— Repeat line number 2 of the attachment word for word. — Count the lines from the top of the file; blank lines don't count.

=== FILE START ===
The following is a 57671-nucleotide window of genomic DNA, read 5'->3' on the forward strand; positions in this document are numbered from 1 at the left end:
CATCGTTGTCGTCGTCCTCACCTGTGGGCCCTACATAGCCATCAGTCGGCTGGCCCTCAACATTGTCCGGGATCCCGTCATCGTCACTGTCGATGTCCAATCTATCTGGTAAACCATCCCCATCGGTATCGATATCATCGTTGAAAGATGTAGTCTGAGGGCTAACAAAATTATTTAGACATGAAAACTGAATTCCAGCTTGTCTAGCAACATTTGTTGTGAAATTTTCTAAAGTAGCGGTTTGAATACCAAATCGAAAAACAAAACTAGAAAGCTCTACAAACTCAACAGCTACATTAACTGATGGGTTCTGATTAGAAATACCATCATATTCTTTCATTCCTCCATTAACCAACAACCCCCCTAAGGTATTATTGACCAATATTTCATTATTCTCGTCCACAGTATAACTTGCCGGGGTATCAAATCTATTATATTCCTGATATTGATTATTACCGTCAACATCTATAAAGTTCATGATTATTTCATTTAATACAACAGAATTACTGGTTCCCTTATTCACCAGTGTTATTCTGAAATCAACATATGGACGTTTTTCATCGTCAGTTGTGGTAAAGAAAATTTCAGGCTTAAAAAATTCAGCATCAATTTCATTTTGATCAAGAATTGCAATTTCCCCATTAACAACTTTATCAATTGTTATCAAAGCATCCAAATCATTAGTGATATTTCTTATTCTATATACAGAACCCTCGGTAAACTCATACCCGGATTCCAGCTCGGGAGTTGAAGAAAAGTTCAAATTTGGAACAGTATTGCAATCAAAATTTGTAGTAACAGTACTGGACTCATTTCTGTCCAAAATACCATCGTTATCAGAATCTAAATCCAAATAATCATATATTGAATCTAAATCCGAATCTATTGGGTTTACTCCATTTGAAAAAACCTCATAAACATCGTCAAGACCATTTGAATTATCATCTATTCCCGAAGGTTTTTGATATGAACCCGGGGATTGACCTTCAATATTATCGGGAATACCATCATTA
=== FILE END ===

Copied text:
CATCGTTGTCGTCGTCCTCACCTGTGGGCCCTACATAGCCATCAGTCGGCTGGCCCTCAACATTGTCCGGGATCCCGTCATCGTCACTGTCGATGTCCAATCTATCTGGTAAACCATCCCCATCGGTATCGATATCATCGTTGAAAGATGTAGTCTGAGGGCTAACAAAATTATTTAGACATGAAAACTGAATTCCAGCTTGTCTAGCAACATTTGTTGTGAAATTTTCTAAAGTAGCGGTTTGAATACCAAATCGAAAAACAAAACTAGAAAGCTCTACAAACTCAACAGCTACATTAACTGATGGGTTCTGATTAGAAATACCATCATATTCTTTCATTCCTCCATTAACCAACAACCCCCCTAAGGTATTATTGACCAATATTTCATTATTCTCGTCCACAGTATAACTTGCCGGGGTATCAAATCTATTATATTCCTGATATTGATTATTACCGTCAACATCTATAAAGTTCATGATTATTTCATTTAATACAACAGAATTACTGGTTCCCTTATTCACCAGTGTTATTCTGAAATCAACATATGGACGTTTTTCATCGTCAGTTGTGGTAAAGAAAATTTCAGGCTTAAAAAATTCAGCATCAATTTCATTTTGATCAAGAATTGCAATTTCCCCATTAACAACTTTATCAATTGTTATCAAAGCATCCAAATCATTAGTGATATTTCTTATTCTATATACAGAACCCTCGGTAAACTCATACCCGGATTCCAGCTCGGGAGTTGAAGAAAAGTTCAAATTTGGAACAGTATTGCAATCAAAATTTGTAGTAACAGTACTGGACTCATTTCTGTCCAAAATACCATCGTTATCAGAATCTAAATCCAAATAATCATATATTGAATCTAAATCCGAATCTATTGGGTTTACTCCATTTGAAAAAACCTCATAAACATCGTCAAGACCATTTGAATTATCATCTATTCCCGAAGGTTTTTGATATGAACCCGGGGATTGACCTTCAATATTATCGGGAATACCATCATTA